The Land Rover began making an unfamiliar noise on start-up, a mixture of groan and whine. I put it down to belts slipping after it had been standing, and resolved to check them – some time.
When the noise appeared during any low-speed manoeuvring, I concluded it was the power-steering belt and determined to have a look – some time. It got worse. Eventually, I lifted the bonnet and, before feeling the belts, checked the power-steering fluid. The reservoir was empty. I filled it, the whining groans disappeared, and I’m waiting to see whether my delay in diagnosis has damaged the pump.
I’m ashamed of myself. For one thing, I should have overcome ingrained inertia and looked for a cause immediately; for another, I know that slipping belts squeal or shriek rather than groan. Also, I should have become aware of fluid loss through regular liftings of the bonnet rather than the once-in-a-blue-moon affair it has become. And for that I blame the motor industry.
All right, only in part. The problem is, modern cars are so much more reliable and need so much less in terms of regular inspections that the weekly once-over by conscientious owners is a thing of the past. Although maintenance schedules will advise, say, regular oil, tyre and coolant checks, few of us bother, because most of the time there’s no need.
When did you last have a car with grease nipples or a battery that needed distilled water top-ups? Many cars seem not to need oil between services; and hose and radiator leaks are far less common than in the days when you often saw steam pouring out of bonnets.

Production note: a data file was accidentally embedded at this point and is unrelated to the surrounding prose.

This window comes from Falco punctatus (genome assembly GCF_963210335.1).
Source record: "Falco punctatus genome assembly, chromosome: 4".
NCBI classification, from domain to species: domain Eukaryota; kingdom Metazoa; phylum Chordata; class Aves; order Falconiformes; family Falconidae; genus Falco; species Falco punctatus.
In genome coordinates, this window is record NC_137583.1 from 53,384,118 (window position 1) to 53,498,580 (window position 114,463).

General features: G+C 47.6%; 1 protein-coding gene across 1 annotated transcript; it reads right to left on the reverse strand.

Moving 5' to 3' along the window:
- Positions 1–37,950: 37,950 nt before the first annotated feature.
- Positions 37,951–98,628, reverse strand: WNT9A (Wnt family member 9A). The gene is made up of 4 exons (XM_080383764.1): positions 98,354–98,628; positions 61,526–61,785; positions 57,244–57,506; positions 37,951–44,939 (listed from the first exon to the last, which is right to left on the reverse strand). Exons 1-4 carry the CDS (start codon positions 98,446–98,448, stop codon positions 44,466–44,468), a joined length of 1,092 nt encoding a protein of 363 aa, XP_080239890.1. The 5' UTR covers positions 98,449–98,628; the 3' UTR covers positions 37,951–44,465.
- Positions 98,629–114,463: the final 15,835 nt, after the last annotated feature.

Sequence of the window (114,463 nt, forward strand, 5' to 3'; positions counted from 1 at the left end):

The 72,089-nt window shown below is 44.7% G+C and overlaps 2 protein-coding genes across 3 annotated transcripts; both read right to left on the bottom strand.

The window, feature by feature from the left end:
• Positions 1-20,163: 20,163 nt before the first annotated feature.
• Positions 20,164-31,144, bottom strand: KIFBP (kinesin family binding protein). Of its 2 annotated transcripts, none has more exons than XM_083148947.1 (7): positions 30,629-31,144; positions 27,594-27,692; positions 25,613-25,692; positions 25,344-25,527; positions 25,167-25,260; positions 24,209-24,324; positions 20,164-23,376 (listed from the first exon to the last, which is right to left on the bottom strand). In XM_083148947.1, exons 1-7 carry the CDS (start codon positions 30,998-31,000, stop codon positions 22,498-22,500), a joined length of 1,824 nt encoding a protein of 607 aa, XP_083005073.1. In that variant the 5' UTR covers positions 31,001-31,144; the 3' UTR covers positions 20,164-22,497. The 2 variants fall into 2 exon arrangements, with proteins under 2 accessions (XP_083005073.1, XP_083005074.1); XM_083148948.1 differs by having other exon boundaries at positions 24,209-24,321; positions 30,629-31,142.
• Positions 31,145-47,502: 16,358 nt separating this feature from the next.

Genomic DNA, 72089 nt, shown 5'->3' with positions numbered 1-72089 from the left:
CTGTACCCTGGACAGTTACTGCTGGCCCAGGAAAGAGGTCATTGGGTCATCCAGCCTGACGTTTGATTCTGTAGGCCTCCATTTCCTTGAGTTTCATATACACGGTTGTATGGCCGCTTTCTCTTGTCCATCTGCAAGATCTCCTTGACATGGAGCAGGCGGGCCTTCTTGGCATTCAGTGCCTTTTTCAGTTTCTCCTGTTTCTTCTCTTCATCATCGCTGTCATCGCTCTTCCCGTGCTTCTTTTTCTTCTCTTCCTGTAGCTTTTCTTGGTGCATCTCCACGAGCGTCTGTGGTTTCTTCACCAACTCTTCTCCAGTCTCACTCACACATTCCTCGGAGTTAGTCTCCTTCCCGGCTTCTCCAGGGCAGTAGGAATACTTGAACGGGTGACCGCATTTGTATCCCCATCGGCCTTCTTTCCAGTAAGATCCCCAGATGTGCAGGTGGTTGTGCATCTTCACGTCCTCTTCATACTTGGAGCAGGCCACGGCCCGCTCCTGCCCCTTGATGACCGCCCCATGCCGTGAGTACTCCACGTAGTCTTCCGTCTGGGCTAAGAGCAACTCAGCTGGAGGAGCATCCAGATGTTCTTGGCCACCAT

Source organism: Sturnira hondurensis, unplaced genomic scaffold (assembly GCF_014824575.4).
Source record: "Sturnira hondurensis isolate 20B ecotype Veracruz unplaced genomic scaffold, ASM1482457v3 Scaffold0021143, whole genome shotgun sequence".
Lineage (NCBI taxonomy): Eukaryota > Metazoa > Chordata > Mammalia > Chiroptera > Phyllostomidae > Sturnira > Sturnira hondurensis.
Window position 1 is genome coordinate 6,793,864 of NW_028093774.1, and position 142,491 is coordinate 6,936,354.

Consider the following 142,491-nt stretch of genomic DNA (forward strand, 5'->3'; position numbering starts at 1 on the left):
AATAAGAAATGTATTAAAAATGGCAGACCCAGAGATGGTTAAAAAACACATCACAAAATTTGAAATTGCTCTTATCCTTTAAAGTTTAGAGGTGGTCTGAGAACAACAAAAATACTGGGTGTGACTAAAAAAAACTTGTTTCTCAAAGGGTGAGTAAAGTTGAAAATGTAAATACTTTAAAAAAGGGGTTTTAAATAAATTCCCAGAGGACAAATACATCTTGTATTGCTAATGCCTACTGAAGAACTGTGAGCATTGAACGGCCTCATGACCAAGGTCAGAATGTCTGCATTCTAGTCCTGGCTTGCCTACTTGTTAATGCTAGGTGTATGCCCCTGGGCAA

Some manufacturers positively discourage self-inspection – my Volvo has no engine-oil dipstick. You can fiddle with the computer and be told electronically that the level is OK but, unlike with the dipstick, you have to wait until it isn’t, to find that it isn’t. Even my old Rover P4 (last made in 1964) had a button, converting the fuel gauge into an oil gauge, so you could see whether it was fully OK or only just OK. And it had a dipstick, too, of course. (Admittedly, at the rate those P4s were designed to get through oil – about a pint every 200 miles – you needed both.)
I don’t know where the Land Rover’s power-steering fluid went. There were no telltale drips beneath the car. I had a Discovery with the same TD5 engine that used to lose a little through the pump; also without trace. Small, monthly top-ups were cheaper and easier than a new pump; so that, I hope, will now become routine. I also found that brake and clutch levels were down. How many drivers check those regularly – or even know where to find them?
As for tyres, how often do you get down on your hands and knees to check for the legal minimum of 1.6mm of tread depth across three-quarters of the tyre width? After brakes and steering, tyres are probably the most safety-critical feature. You can buy a simple gauge for measuring the tread or, even more simply, use a 20p coin. The border on the Queen side is about 3mm; so, if it’s below that, you should think about replacement. Simpler still, some makes of tyre have regularly spaced, raised lumps of rubber in the grooves, which you can feel with your finger. If they’re level with the top of the groove, replace now. Don’t wait for the screeching and squealing.